Increased conflict at home and less warmth in parenting are the price paid by children for family isolation experienced by minorities in neighborhoods.

Living in neighborhoods with a high turnover of people damages parent-child relationships, particularly among ethnic minorities, according to our pioneering study of over 3,000 US families.

Our findings, from research in Chicago, are worrying because millions of people live in neighborhoods with considerable residential flux. Indeed, residential transience has increased since the Great Recession—home ownership has fallen by 5 percent since 2008, and the number of people living in less stable, rented accommodations has increased. Widespread neighborhood impermanence suggests a significant risk to parenting quality and to large numbers of children.

“Good parenting needs support from family or neighborhood. If you don’t have support from one of them, you need it from the other. And if you don’t have it from either, your parenting faces significant strains.”

Transience leads to weaker communities and less mutual support

Research shows that unstable residential neighborhoods tend to have weaker communities, with less mutual support. Parents miss out on the trust, cohesion and sense of social control that develop when local populations are less transient. They can’t draw as much on help with day-to-day needs; for example, they may not know a neighbor they can ask to baby-sit their children while they’re at work. Weaker social ties put more stress on parents and can harm their mental health; stress and poor mental health, in turn, are linked to harsh and reactive parenting, as well as to fears about unfamiliar neighbors and about allowing children to play outside.

Ethnic minorities are especially hit by the loss

In unstable neighborhoods, we found reduced parent-child warmth among Hispanic families and heightened conflict in both Hispanic and African-American families. This vulnerability among ethnic minorities seems to reflect their greater reliance on local family and social networks, which tend to be disrupted in unstable neighborhoods.

The way unstable neighborhoods affect parenting relationships poses a danger to healthy child development. Research shows that parent-child relationships characterized by high warmth and low conflict foster better school performance, higher self-esteem, lower depression, and fewer behavior problems among children of diverse racial/ethnic backgrounds.

Our study also demonstrated that family social support can make a big difference in these unstable neighborhoods, particularly to ethnic minority parents. When parents could count on family support, it offset the decline in parent-child warmth that was otherwise evident in these transient localities.

Where family support is plentiful, parents feel that they have more resources to draw on, and parenting becomes easier. This probably explains why parents in unstable neighborhoods who can count on help from their families have better relationships with their own children. In contrast, we found that family support didn’t make such a difference for parents who live in more stable neighborhoods.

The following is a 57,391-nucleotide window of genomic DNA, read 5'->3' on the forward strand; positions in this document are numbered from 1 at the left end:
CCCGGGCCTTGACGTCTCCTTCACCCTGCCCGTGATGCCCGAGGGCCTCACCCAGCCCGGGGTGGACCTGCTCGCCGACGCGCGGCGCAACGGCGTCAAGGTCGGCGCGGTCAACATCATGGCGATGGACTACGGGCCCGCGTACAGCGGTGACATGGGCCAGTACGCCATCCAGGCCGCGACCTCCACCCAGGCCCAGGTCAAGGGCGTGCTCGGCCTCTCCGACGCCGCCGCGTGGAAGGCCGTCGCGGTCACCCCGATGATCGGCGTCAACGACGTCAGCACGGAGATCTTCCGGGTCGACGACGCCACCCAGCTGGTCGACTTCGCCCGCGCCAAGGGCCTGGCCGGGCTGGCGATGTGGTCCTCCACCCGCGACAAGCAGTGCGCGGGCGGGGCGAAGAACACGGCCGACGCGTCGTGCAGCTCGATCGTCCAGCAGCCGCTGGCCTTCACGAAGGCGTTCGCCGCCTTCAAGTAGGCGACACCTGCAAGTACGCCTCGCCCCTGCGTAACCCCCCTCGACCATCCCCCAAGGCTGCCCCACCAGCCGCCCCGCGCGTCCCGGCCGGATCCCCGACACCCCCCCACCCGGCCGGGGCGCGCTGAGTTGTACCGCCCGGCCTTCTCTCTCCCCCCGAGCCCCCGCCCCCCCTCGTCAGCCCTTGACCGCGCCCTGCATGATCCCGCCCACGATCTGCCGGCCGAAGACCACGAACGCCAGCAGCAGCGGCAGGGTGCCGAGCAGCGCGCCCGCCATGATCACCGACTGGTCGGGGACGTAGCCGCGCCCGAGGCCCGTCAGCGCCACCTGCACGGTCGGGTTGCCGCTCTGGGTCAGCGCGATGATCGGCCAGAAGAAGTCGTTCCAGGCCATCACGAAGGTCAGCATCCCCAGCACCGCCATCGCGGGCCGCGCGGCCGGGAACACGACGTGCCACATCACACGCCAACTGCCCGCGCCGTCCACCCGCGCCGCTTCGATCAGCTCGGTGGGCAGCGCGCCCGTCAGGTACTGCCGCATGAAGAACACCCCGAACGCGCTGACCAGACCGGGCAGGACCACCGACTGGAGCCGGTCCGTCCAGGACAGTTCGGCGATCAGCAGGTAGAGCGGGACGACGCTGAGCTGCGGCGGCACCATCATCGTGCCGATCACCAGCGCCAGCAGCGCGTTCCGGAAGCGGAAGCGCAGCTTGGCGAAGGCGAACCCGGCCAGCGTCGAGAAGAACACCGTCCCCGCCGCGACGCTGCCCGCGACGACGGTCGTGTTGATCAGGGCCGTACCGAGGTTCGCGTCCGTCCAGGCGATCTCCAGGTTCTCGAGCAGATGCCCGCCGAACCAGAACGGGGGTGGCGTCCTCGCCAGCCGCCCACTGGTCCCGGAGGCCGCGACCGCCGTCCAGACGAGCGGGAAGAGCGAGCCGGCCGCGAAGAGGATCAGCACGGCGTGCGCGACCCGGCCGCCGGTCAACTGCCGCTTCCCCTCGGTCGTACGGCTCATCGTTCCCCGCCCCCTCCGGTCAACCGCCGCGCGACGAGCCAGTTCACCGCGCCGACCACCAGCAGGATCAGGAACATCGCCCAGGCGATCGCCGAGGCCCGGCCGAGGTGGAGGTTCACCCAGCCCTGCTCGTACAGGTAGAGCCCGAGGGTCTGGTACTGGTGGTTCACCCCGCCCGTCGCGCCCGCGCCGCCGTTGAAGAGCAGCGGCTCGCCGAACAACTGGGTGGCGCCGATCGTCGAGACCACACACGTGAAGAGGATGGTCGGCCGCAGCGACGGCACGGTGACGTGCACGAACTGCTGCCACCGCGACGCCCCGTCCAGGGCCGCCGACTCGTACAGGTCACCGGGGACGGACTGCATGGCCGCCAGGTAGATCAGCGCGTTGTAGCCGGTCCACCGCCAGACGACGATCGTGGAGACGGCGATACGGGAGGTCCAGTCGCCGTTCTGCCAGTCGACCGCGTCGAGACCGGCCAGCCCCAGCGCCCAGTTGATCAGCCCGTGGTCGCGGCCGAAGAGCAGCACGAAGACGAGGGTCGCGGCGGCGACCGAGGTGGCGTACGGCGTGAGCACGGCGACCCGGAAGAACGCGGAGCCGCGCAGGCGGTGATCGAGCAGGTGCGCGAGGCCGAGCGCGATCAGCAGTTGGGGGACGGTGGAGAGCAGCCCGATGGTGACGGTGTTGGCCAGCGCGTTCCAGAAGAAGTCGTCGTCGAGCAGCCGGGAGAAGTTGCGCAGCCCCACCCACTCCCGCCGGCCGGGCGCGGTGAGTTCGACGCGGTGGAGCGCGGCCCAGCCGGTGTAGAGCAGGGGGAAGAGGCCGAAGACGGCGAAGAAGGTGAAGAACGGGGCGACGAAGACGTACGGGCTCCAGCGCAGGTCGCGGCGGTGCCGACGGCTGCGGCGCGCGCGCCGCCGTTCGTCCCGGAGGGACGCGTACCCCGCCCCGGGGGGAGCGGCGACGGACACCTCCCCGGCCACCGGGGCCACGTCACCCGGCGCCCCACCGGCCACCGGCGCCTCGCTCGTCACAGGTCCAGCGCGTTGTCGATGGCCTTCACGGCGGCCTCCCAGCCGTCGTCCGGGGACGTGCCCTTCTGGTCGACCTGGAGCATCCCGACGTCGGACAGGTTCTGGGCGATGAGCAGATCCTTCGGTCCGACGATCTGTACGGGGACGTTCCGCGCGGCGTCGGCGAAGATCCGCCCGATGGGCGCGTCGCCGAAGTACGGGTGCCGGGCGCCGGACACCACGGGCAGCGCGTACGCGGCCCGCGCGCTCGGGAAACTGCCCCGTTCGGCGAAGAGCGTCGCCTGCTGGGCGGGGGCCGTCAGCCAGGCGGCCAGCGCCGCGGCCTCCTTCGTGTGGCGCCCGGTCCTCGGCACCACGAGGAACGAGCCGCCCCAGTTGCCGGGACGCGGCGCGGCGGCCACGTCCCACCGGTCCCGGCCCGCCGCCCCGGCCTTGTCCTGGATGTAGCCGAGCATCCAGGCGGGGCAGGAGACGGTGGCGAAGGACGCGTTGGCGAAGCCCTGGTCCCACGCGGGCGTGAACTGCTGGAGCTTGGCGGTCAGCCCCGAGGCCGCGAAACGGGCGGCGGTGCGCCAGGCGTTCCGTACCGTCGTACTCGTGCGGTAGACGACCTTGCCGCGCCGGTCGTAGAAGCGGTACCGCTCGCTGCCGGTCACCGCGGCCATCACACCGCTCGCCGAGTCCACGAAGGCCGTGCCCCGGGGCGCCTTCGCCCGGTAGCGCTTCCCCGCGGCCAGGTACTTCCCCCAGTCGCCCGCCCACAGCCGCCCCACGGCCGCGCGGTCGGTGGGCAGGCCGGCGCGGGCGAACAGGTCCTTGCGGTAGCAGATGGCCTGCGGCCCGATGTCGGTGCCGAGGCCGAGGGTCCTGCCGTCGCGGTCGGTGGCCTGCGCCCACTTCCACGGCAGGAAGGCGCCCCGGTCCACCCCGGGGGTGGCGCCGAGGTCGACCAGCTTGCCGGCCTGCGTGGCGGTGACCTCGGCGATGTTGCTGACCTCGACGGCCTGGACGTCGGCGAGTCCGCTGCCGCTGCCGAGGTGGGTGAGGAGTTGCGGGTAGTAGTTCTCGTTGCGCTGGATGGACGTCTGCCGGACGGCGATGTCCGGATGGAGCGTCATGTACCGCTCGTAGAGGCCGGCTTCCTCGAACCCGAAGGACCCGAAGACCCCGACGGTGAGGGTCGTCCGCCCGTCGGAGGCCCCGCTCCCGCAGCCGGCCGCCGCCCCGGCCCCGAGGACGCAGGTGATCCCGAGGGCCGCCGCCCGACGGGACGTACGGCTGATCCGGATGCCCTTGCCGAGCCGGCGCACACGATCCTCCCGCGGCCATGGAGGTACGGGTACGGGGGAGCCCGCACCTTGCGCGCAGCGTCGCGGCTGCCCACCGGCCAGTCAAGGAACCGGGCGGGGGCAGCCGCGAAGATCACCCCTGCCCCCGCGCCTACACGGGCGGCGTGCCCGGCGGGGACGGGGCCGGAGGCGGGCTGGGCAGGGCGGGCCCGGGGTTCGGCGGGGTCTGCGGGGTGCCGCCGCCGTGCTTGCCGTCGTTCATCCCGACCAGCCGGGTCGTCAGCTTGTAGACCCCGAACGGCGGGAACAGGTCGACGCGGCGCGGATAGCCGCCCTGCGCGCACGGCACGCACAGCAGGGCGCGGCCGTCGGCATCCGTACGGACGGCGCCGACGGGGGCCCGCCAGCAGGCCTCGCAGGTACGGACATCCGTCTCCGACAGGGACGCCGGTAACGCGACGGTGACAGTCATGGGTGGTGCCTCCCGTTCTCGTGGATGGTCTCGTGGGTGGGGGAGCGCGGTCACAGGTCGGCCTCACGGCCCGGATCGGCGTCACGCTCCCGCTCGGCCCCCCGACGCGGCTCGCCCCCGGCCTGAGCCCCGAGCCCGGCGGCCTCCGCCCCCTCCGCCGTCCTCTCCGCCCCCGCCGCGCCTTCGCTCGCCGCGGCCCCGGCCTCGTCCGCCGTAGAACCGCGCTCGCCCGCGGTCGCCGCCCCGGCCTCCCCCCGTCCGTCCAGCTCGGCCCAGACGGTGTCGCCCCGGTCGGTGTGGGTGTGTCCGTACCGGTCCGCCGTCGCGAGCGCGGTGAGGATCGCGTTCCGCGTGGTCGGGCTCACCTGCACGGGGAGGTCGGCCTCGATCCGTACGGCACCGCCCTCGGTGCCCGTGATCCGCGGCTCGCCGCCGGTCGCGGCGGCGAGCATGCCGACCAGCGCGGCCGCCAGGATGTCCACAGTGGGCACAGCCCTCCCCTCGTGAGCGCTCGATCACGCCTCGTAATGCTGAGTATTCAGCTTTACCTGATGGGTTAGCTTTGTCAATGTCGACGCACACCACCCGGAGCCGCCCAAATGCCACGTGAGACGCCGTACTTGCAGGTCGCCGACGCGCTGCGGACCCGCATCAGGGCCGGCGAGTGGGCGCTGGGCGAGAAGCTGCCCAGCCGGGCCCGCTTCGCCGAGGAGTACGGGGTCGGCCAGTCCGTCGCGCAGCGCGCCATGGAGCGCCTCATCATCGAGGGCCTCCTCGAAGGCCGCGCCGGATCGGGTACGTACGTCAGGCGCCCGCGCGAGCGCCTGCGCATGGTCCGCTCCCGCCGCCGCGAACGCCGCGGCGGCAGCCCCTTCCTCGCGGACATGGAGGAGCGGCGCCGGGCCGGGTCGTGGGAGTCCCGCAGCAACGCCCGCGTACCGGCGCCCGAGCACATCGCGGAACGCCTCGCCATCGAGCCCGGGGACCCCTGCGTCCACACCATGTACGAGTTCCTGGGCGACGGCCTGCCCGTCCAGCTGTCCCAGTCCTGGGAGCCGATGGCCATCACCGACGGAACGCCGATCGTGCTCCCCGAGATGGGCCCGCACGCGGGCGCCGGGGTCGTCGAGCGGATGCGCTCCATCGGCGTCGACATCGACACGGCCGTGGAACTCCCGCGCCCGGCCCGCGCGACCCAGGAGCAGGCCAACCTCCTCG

“Policy makers should look for ways to stabilize neighborhoods, making it easier for low-income families to stay in one place and perhaps to own their homes. They should also consider how to strengthen community bonds that are weakened when people move in and out of neighborhoods.”

These findings confirm the adage that “it takes a village to raise a child” – whether it involves members of the extended family or non-relatives, and resources around the parents in a stable neighborhood. Good parenting needs support from one of these pillars – family or neighborhood. If you don’t have support from one of them, you need it from the other. If you don’t have it from either, your parenting likely faces significant strains.

Rising inequality risks greater residential instability in neighbourhoods

Policy makers should recognize that rising inequality, exemplified by the drop in home ownership, adds to neighborhood residential instability and poses risks for parenting and nurturing future generations. Our research shows that these risks are particularly severe for ethnic minorities, who tend to rely more on family and social networks than do their White counterparts. Through poverty, members of minority groups are also more likely to find themselves living in less stable neighborhoods and enduring the consequent social isolation.

Policy makers should therefore look for ways to stabilize neighborhoods, making it easier for low-income families to stay in one place and perhaps to own their homes. They should focus on improving local employment to keep people in the area. They also should consider how to strengthen community bonds that are weakened when people move in and out of neighborhoods. When people can build trust in their neighbors, poorer communities, in particular, will be able to make better use of the assets and social capital that surround them.

Header photo: Mary Anne Enriquez. Creative Commons.

Policy Implications

Policy-makers should focus on creating programs that help stabilize neighborhoods and strengthen community bonds.

References

 Riina EM, Lippert A, Brooks-Gunn J (2016), Residential instability, family support, and parent-child relationships among ethnically diverse urban families, Journal of Marriage and Family 78.4